Animal advocates in North Alabama call a new federal law against animal cruelty a step in the right direction.
Under the Preventing Animal Cruelty and Torture Act, a person can be prosecuted for crushing, burning, drowning, suffocating or impaling animals, or sexually exploiting them.
"On a federal national level, we've kinda all come together and said enough is enough," Anne Caldwell, CEO of Huntsville Humane Society said.
Caldwell dedicates her life to saving animals. She said she has seen animals throughout North Alabama suffer far too many times.
"It's very well hidden, but as the CEO of the Humane Society one of the things I'm tasked with is supporting Huntsville Animal Services and supporting the surrounding counties, so we can get all the animals to safety," Caldwell said.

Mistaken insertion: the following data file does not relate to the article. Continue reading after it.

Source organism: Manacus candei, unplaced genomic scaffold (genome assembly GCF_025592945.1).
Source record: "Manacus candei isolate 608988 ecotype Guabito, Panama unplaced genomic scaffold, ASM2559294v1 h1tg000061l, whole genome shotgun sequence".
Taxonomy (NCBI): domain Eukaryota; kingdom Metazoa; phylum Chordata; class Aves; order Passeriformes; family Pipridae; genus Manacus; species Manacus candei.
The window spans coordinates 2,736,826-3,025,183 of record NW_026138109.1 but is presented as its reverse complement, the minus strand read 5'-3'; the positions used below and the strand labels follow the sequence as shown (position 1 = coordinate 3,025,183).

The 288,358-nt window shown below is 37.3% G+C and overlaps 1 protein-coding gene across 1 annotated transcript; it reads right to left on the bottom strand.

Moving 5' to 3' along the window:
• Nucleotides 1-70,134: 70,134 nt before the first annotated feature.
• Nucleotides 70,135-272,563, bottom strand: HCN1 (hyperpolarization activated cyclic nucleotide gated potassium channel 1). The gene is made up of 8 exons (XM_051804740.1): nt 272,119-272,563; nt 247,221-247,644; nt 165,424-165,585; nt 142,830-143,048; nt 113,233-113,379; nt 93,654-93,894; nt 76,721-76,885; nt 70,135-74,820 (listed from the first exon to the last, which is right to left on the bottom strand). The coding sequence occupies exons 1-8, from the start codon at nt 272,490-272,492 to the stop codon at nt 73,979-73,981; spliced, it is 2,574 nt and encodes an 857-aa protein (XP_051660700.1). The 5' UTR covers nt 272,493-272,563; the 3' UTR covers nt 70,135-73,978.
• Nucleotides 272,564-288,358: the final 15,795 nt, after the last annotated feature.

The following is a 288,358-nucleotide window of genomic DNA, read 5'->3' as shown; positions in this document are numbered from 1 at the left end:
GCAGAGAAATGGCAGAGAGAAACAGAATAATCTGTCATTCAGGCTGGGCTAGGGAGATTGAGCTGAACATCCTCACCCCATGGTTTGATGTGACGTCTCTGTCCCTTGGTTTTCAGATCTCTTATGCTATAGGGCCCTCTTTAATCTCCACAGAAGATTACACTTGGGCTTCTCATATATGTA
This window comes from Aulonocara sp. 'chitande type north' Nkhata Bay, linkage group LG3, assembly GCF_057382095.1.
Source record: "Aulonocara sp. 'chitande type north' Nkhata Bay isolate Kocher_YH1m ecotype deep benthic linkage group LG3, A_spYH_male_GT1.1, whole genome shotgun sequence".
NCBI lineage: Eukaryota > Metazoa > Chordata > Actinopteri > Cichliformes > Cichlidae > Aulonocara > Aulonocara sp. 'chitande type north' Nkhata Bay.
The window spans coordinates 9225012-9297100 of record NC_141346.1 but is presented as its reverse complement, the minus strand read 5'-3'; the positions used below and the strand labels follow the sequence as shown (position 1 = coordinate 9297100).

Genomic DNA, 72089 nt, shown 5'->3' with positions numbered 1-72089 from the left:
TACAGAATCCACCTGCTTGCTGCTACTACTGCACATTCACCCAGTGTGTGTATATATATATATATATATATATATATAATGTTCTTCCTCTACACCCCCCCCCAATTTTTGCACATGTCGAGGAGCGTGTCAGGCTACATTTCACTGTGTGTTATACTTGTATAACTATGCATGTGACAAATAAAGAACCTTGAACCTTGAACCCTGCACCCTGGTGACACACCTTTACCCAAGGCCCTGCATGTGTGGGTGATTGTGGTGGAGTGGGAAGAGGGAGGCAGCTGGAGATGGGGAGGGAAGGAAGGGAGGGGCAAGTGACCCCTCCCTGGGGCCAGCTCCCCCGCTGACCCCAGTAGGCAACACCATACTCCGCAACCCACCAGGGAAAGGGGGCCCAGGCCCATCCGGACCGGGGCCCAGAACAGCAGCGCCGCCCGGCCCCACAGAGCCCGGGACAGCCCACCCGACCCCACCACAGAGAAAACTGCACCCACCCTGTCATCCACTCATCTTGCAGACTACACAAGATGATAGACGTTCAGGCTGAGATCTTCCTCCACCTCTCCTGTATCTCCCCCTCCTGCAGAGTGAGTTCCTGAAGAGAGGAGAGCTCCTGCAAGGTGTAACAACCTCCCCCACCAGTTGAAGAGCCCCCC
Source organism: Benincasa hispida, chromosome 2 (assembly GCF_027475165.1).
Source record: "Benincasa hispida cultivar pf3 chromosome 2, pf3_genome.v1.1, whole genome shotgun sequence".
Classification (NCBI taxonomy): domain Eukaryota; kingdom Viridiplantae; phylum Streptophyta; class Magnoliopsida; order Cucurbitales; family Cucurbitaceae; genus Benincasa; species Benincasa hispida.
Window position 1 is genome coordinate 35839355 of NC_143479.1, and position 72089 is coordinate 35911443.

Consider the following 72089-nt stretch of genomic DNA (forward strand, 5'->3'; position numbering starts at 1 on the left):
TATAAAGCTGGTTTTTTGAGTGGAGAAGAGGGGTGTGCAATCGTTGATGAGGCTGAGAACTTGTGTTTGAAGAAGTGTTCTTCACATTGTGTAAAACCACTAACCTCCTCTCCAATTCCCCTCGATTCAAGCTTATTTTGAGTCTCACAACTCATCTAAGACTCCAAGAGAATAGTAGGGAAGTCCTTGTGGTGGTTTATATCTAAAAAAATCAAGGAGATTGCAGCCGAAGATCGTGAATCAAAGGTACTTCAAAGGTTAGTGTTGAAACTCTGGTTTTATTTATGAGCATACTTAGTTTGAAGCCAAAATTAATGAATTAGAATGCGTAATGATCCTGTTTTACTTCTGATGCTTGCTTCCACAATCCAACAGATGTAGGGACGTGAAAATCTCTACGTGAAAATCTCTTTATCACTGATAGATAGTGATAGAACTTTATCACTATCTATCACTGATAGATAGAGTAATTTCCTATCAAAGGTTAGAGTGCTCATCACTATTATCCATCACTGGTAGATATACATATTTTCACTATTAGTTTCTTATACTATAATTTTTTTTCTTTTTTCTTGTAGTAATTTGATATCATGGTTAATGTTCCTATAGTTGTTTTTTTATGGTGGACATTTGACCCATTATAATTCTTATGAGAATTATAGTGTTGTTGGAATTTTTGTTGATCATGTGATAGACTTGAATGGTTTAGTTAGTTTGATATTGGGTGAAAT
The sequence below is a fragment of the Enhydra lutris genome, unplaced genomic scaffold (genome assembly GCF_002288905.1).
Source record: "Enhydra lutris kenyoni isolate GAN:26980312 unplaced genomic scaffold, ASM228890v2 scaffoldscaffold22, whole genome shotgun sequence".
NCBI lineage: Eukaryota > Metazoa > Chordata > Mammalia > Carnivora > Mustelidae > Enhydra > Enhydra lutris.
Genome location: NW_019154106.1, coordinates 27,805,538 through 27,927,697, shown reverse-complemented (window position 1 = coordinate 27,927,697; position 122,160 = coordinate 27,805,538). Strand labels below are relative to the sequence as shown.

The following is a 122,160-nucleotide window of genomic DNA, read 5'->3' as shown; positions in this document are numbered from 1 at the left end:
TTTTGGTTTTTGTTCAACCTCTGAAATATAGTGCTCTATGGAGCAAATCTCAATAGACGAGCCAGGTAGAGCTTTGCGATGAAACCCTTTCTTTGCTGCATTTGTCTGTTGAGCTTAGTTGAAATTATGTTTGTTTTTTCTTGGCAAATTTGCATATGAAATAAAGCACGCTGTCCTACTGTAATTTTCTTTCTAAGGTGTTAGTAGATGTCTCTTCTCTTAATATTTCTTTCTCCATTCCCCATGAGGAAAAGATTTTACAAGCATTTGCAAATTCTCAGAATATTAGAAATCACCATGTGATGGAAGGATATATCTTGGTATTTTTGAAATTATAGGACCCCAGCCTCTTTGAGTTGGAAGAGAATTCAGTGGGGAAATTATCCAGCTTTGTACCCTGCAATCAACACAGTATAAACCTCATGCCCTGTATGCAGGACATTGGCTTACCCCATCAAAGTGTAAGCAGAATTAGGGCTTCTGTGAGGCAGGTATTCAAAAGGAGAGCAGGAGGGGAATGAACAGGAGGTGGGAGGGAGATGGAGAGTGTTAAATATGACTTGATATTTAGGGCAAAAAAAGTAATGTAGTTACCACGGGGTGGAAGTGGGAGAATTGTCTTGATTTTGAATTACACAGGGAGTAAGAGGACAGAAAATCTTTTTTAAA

Caldwell is hopeful this new law will expose more cases and lead to more arrests. But for Madison County Animal Control, the agency does not expect much to change.
Mike Fritz, the director since 2000, said he has not seen any severe cases of abuse. He said most of the cases are neglect and abandonment. Both of which would be misdemeanors.
However, Caldwell says just because it has not been reported does not mean it is not happening.
"When you start getting outside of even Madison County to some of the more rural areas, you could just curl your toes to some of the things that we've seen," Caldwell said.
Both Caldwell and Fritz agree it is an important law that could impact more than just animal suffering.
"Animal abusers are not usually just animal abusers," Caldwell said. "A lot of time they are involved in a lot of other illegal activity."
If convicted under the "PACT" law, people could face felony charges, a fine, and up to seven years in prison.